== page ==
Cee Lo Green, Bright Lights, Bright City - is a good test of the organisation of your stage, if your phones are all over the place and your bass is really boomy they're probably not that great. This is a real bastard of a mix that will eat poor quality speakers. You can tell when they were mixing it down little was left to will this sound good on a set of $20 headphones bought from K-Mart. I use this track because its annoying more than anything else.

    Frank Sinatra - Moon River, is a good test for audio clarity, there's also a few bars of guitar track as the outro fades out that are a good test of how good your speakers are. If your phones can pick them up, then you're doing well. If you're getting any siblance your headphones should be thrown in the bin.

    If you've reached the point where there is no siblance in the vocal track, as opposed to the musical track and can hear every breath in her voice, and you've passed the point of being able to do all of this with one set of headphones then you've reached the point of audio nirvana and spent more than most people care to on audio gear on one pair of headphones.
    loungecat likes this.
  12. TonyTripleA Contributor
    [​IMG]    best soundstage I have yet experienced... some friends actually turn their head from side to side looking for the source of some sounds...
    Highly recommend the TIDAL version I've been listening to.
    Wildcatsare1 likes this.
  13. DigMe

    Listening to it now. So far track #5 is a good one to get a feel for soundstage depth. Some of the random percussion sounds feel a good bit behind me through my AKG K7XX. Some of the earlier tracks are better for demonstrating imaging rather than stage IMO but I'm kind of a newb.

    Question: I'm occasionally hearing some sounds breaking up - like maybe clipping in the recording. One example is when the snare hits hard at 6:10 on the title track (#4). Are you hearing that?
  14. edulov

    Still listening, but supposing that the track list is the same in all editions,  some comments:
    1. I use word "width" talking about positioning to the left and right. In this terms, both #5 and #4 offer a quite narrow soundstage, but all instruments are easily located. Rare feature even fpr orchestral recordings. So thumbs up for mastering
    2. The word "depth" for me means location in the front od behind. Still in process, but in #1, #4 and #5 a lot of sound cones from behind, offering a sense of distance, quite big actually. Greater then width sometimes.
    3. #4 also offers VERY RARE feature: 3D, and easy to hear. It means that sound comes not only from imaginary plane, some instruments are placed above and below.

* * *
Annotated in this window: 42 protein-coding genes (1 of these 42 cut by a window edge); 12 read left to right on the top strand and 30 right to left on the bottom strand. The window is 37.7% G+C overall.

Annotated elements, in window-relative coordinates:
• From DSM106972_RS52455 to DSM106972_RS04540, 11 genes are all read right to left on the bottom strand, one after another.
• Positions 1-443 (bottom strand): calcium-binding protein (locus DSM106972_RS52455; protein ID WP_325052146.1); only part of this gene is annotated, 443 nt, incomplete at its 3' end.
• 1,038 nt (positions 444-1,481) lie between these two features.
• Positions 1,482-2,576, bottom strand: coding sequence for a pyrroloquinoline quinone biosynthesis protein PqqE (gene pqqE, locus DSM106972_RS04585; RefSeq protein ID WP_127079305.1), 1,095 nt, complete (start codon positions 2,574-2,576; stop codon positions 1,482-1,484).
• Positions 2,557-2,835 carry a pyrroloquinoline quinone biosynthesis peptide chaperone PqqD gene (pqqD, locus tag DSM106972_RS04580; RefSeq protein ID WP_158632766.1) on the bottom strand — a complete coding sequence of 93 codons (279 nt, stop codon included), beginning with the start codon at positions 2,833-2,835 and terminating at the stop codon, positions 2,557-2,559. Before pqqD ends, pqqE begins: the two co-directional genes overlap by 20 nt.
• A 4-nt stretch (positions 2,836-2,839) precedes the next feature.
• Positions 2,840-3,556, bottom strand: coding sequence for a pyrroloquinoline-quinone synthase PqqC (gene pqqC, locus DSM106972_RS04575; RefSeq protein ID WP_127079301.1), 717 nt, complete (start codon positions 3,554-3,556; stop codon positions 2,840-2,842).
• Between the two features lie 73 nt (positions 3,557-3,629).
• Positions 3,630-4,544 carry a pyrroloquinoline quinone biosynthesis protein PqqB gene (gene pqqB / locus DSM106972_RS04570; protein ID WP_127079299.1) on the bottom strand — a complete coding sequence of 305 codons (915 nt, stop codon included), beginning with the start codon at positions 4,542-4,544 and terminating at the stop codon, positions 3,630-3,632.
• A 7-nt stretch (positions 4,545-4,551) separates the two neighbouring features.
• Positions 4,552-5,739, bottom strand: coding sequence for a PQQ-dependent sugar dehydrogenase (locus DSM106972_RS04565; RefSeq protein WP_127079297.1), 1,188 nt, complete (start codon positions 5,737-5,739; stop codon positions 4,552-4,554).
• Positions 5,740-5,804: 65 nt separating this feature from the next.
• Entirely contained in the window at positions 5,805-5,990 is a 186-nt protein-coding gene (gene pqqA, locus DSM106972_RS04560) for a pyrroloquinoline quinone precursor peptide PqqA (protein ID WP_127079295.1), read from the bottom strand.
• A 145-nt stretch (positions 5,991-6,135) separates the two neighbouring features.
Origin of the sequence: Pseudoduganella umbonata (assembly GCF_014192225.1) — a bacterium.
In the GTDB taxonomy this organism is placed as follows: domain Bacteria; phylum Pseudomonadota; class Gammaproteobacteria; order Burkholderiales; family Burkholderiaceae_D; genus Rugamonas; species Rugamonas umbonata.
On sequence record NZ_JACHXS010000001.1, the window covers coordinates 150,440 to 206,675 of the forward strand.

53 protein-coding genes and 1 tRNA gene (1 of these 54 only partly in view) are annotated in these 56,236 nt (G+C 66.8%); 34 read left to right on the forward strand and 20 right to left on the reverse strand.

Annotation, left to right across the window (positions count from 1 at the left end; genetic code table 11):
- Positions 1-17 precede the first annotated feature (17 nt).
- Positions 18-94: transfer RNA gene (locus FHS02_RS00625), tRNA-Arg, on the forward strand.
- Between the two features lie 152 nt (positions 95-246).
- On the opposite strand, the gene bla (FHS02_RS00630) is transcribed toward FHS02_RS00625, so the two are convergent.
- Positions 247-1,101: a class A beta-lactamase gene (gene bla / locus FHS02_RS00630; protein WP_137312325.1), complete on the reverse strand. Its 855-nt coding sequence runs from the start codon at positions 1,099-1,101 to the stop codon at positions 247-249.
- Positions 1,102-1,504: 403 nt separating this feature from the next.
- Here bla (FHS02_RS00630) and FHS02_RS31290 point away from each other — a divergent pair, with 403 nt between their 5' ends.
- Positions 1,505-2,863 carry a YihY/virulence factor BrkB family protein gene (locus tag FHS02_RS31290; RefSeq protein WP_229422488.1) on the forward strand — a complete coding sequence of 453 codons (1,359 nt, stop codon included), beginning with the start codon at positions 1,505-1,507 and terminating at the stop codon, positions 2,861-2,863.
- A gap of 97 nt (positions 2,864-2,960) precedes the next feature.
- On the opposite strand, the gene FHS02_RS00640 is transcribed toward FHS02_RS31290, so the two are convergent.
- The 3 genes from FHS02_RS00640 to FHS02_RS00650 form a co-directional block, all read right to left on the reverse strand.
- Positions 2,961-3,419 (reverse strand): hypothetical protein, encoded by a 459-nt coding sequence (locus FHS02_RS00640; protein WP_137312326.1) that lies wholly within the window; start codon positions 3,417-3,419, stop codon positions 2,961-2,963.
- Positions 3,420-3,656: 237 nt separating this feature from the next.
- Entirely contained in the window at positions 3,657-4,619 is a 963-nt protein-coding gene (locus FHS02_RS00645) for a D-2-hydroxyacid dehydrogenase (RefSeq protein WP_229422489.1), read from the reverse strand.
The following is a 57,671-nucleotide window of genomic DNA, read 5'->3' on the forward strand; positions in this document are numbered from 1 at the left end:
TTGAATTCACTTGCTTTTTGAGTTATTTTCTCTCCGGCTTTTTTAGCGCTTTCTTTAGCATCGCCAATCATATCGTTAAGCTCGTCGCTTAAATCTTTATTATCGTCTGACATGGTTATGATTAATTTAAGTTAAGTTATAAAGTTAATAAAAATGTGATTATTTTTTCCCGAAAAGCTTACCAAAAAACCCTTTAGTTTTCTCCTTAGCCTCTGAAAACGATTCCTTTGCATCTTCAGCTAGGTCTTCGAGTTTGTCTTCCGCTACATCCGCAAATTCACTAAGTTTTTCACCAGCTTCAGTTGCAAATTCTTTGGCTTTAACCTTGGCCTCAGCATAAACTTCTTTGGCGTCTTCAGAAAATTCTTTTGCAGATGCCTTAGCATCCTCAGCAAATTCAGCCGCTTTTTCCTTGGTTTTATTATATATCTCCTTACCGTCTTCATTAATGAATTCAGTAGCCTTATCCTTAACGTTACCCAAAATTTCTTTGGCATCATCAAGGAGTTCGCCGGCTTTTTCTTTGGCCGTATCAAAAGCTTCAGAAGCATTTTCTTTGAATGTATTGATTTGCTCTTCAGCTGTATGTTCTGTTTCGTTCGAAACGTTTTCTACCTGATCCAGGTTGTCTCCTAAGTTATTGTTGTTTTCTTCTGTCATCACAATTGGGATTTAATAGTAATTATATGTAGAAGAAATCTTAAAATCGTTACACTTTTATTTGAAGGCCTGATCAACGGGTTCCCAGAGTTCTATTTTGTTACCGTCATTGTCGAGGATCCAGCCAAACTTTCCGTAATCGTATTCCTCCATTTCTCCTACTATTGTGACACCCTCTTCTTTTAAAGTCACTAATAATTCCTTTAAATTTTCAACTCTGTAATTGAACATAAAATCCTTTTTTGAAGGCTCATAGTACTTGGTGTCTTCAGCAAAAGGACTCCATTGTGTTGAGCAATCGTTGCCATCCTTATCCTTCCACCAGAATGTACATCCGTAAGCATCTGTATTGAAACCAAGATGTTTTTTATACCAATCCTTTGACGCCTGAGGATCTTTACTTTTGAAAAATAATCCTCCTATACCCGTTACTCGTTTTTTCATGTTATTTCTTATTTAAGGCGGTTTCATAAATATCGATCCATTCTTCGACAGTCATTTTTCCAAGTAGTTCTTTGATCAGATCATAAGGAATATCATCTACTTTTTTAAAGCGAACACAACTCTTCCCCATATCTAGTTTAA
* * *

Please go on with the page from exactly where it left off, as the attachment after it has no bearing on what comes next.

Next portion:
4. Weird noises in #4 - none. Checked several times. If you are using CD, try to wash it in warm water with some soap, drying with usual cloth, no heat! If you are using digital files, most probably original disk had problems or was dirty also.
    Finally. Running through tracks leads to a short resume: all tracks have narrow soundstage width, but offer depth (from behind). Quite strange, but for some tracks depth is greater then width. Many also offer 2.5D, might say, since sound sometines comes from "above". Bit only #4, Daughter of Cochise has instruments "coming" from below also, that's why I called it 3D. A pity that nothing comes from the front semisphere.
    BTW, #4 has the greatest dynamic rage, so I included it to my test track list. Thanks for guiding.
  15. edulov
    An input for hardcore testers looking for something different and new. Try a Flaw's album "Divided we Fall" if you can handle such energetic power/speed metal.
    Most tracks offer FRC from low bass to highest treble (up to 23kHz), decent dynamic range, lots of details. Require fast drives and control everywhere, especially at lows.
    All tracks are very analytical, probably harsh for many.
    Why I am mentioning them?
    1. Most metal bands and albums of the past 5 years became too boring! The same riffs, vocals & etc. This album is not so different, but strangely - very refreshing
    2. In my collection I have one cans (prised by many reviewers) which actually offer too smooth sound and narrowed frequency range, so ony some types of music benefit from them.
        But this album was castrated, stripped of all details and fun in them.
    3. And the most important actually. I'll repeat it once again: the tracks from the album are forcefuly honest and analytical especially in high mids and treble, so worth to try if you actually understand the meaning of this word in hp's descriptions. So try the album in HiFi cans first before trying some regular ones. 3 examples: Tascam(Teac) TH-02 fail to deliver completely with very boring lows, but hated Grado's 80e - they do; even lacking much more lows. Senn's HD 280Pro right in the middle, but +/-correct sound w/o energy (a big negative point for such music).